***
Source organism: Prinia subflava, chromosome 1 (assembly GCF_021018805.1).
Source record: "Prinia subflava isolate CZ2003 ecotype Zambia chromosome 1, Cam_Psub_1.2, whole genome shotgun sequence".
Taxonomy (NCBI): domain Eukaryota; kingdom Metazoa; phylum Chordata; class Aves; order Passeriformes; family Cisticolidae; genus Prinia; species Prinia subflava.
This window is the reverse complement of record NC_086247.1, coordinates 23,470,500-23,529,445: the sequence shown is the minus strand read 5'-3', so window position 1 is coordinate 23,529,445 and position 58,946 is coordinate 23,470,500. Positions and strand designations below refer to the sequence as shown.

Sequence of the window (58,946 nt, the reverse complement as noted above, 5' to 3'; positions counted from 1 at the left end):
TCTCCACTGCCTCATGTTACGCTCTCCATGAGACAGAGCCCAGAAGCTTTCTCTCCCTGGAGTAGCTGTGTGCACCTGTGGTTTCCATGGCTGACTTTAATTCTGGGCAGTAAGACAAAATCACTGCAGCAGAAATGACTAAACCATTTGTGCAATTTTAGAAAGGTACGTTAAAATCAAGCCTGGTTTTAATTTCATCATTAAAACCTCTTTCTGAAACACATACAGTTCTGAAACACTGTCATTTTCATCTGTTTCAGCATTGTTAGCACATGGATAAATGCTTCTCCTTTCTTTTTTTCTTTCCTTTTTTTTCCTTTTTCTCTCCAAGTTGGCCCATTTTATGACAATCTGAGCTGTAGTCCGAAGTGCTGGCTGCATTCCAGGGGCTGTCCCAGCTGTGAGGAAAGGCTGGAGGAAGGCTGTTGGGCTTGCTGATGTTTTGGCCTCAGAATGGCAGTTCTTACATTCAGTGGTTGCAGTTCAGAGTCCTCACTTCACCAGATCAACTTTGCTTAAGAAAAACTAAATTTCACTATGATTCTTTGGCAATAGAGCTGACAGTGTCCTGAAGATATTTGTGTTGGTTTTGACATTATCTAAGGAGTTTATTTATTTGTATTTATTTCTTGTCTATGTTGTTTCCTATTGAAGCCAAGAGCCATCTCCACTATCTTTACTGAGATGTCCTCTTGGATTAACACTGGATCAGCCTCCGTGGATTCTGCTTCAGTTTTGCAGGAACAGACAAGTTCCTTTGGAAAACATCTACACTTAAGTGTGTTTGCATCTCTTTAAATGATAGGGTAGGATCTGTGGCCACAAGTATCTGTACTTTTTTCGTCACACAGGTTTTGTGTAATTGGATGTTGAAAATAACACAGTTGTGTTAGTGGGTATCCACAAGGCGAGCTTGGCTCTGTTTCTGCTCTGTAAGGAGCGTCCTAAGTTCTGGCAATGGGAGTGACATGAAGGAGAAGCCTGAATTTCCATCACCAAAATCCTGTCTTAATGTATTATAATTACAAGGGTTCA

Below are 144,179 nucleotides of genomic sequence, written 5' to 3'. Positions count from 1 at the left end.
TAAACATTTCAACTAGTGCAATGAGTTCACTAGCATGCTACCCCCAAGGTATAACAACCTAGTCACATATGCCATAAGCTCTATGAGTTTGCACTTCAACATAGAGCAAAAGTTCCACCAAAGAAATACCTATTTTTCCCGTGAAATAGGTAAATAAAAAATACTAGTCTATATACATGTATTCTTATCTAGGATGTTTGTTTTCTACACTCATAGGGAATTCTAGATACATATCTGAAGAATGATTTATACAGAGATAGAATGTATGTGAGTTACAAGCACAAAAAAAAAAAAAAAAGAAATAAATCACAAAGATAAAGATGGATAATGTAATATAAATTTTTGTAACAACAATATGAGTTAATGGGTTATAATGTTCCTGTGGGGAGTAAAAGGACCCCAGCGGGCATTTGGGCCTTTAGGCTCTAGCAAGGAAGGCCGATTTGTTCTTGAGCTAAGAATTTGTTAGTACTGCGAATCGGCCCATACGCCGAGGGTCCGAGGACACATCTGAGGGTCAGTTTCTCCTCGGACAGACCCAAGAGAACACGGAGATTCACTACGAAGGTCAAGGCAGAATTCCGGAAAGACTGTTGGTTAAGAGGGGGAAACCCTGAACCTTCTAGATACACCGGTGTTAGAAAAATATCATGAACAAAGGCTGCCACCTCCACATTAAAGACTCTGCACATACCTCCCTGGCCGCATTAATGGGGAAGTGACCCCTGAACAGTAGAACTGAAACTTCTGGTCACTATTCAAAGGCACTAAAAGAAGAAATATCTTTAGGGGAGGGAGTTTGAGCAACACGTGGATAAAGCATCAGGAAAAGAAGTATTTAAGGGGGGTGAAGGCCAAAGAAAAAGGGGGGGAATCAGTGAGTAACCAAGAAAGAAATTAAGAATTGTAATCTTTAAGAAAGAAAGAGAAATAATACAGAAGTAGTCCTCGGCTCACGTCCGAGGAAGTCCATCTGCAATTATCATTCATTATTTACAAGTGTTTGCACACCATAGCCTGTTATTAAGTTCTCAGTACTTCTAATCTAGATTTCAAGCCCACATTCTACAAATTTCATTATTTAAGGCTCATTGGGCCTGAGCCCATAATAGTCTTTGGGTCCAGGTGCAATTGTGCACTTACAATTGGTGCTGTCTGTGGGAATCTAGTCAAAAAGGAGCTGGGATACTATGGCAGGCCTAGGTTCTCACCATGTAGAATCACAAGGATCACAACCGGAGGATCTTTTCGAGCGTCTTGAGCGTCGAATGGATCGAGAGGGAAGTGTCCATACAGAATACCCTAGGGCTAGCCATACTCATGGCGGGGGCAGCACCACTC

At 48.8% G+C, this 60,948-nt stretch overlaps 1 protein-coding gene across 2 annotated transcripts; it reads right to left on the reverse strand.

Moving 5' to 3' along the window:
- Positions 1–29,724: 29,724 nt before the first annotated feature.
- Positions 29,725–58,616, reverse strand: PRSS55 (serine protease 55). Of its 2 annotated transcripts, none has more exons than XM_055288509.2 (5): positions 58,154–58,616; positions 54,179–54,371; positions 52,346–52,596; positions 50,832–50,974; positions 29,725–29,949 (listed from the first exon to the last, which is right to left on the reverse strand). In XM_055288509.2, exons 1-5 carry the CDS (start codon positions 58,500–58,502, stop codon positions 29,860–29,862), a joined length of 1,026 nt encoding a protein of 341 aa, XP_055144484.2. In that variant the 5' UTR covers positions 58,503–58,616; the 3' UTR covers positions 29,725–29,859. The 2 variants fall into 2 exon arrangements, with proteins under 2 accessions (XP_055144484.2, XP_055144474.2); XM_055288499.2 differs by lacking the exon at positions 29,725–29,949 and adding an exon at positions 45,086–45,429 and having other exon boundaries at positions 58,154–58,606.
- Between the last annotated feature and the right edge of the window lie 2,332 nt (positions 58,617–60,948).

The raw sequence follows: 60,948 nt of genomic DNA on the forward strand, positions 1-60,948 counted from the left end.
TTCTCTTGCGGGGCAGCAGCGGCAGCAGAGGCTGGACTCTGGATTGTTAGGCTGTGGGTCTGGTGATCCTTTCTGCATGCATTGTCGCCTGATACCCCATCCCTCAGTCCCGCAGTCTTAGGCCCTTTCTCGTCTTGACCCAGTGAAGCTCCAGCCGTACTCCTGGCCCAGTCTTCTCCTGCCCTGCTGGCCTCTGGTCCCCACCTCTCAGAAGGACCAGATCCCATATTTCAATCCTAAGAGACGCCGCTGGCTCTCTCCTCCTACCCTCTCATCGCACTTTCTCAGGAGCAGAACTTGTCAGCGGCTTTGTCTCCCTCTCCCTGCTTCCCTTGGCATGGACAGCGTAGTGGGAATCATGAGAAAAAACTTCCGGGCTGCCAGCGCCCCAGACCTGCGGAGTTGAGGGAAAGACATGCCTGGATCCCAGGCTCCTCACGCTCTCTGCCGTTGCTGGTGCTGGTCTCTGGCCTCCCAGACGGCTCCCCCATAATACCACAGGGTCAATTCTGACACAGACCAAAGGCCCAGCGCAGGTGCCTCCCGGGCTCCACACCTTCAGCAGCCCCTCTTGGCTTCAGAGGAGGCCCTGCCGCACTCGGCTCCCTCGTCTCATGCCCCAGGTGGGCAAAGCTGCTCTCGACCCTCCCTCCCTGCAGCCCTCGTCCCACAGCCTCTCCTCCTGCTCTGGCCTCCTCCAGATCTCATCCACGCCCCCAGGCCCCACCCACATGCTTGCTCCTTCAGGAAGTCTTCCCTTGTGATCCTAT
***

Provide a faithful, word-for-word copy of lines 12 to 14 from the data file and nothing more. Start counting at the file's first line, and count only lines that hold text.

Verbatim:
- Positions 29,725–58,616, reverse strand: PRSS55 (serine protease 55). Of its 2 annotated transcripts, none has more exons than XM_055288509.2 (5): positions 58,154–58,616; positions 54,179–54,371; positions 52,346–52,596; positions 50,832–50,974; positions 29,725–29,949 (listed from the first exon to the last, which is right to left on the reverse strand). In XM_055288509.2, exons 1-5 carry the CDS (start codon positions 58,500–58,502, stop codon positions 29,860–29,862), a joined length of 1,026 nt encoding a protein of 341 aa, XP_055144484.2. In that variant the 5' UTR covers positions 58,503–58,616; the 3' UTR covers positions 29,725–29,859. The 2 variants fall into 2 exon arrangements, with proteins under 2 accessions (XP_055144484.2, XP_055144474.2); XM_055288499.2 differs by lacking the exon at positions 29,725–29,949 and adding an exon at positions 45,086–45,429 and having other exon boundaries at positions 58,154–58,606.
- Between the last annotated feature and the right edge of the window lie 2,332 nt (positions 58,617–60,948).

The raw sequence follows: 60,948 nt of genomic DNA on the forward strand, positions 1-60,948 counted from the left end.